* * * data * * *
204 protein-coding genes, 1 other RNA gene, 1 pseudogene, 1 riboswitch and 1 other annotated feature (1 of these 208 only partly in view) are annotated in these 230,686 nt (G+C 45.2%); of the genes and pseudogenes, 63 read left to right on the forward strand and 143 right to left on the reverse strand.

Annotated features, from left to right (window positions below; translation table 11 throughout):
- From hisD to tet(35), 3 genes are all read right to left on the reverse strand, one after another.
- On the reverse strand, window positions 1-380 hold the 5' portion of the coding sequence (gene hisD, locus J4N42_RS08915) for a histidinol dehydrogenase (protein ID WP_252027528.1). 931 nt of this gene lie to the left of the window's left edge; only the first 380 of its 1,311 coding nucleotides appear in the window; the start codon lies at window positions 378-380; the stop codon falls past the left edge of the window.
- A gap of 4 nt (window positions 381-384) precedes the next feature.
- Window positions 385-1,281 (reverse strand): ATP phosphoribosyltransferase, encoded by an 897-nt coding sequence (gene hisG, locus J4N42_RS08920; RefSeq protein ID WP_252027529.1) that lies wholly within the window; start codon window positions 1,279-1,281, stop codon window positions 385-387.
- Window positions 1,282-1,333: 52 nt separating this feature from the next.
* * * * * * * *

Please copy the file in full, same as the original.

204 protein-coding genes, 1 other RNA gene, 1 pseudogene, 1 riboswitch and 1 other annotated feature (1 of these 208 only partly in view) are annotated in these 230,686 nt (G+C 45.2%); of the genes and pseudogenes, 63 read left to right on the forward strand and 143 right to left on the reverse strand.

Annotated features, from left to right (window positions below; translation table 11 throughout):
- From hisD to tet(35), 3 genes are all read right to left on the reverse strand, one after another.
- On the reverse strand, window positions 1-380 hold the 5' portion of the coding sequence (gene hisD, locus J4N42_RS08915) for a histidinol dehydrogenase (protein ID WP_252027528.1). 931 nt of this gene lie to the left of the window's left edge; only the first 380 of its 1,311 coding nucleotides appear in the window; the start codon lies at window positions 378-380; the stop codon falls past the left edge of the window.
- A gap of 4 nt (window positions 381-384) precedes the next feature.
- Window positions 385-1,281 (reverse strand): ATP phosphoribosyltransferase, encoded by an 897-nt coding sequence (gene hisG, locus J4N42_RS08920; RefSeq protein ID WP_252027529.1) that lies wholly within the window; start codon window positions 1,279-1,281, stop codon window positions 385-387.
- Window positions 1,282-1,333: 52 nt separating this feature from the next.